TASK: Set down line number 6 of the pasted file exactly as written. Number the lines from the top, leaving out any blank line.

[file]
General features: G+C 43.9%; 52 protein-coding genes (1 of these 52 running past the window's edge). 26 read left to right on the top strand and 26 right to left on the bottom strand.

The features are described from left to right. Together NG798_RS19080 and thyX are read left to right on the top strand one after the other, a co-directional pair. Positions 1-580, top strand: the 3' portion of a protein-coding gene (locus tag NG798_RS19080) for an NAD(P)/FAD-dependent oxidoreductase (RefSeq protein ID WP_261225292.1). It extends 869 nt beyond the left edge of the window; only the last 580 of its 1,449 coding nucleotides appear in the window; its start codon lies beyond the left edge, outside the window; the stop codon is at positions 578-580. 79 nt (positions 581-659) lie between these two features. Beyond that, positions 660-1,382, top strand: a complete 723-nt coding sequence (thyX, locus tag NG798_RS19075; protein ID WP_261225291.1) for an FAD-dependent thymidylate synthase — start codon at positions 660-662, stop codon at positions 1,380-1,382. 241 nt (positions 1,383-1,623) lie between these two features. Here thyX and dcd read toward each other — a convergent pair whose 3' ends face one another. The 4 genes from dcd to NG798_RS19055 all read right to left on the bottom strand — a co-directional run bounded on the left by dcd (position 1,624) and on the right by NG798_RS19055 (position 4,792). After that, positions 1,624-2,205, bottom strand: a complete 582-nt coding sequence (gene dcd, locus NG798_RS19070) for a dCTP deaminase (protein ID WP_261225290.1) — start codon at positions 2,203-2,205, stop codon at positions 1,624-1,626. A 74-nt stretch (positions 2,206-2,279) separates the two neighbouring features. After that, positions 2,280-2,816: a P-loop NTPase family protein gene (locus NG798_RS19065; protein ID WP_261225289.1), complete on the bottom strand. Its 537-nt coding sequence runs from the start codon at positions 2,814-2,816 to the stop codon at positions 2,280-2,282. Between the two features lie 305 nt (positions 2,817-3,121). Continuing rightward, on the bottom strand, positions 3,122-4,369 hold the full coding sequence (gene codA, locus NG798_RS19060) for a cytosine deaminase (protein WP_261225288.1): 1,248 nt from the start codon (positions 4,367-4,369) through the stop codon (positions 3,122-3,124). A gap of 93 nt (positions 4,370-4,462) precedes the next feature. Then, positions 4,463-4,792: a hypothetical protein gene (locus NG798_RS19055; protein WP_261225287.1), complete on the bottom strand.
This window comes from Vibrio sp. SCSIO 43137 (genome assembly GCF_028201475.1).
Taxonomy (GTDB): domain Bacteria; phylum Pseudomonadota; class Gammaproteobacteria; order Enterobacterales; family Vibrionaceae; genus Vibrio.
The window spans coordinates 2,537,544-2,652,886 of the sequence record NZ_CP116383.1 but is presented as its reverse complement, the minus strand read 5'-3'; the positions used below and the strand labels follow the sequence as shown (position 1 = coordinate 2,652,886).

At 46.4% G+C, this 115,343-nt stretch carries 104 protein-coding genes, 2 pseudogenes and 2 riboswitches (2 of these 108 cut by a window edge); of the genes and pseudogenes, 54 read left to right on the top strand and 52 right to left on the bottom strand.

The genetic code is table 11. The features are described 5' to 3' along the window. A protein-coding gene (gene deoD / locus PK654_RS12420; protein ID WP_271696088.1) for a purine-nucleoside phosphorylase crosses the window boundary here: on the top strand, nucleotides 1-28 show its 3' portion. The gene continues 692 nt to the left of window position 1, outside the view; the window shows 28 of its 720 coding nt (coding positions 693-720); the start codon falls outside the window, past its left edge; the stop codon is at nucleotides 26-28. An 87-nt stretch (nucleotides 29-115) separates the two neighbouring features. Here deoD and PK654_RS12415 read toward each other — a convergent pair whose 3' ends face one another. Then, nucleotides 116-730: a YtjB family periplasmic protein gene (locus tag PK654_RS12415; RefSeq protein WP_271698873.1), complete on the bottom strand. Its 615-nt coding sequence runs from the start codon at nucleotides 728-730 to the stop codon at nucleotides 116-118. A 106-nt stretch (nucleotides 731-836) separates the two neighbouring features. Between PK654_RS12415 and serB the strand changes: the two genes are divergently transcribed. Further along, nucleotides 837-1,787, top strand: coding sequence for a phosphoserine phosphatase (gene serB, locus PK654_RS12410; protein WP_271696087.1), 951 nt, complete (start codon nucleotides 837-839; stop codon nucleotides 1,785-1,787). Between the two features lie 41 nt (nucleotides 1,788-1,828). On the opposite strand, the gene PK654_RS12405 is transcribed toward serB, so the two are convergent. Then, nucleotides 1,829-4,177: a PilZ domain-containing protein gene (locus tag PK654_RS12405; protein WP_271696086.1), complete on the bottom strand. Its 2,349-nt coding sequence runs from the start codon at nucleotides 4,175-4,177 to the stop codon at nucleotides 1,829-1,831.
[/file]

At 46.4% G+C, this 115,343-nt stretch carries 104 protein-coding genes, 2 pseudogenes and 2 riboswitches (2 of these 108 cut by a window edge); of the genes and pseudogenes, 54 read left to right on the top strand and 52 right to left on the bottom strand.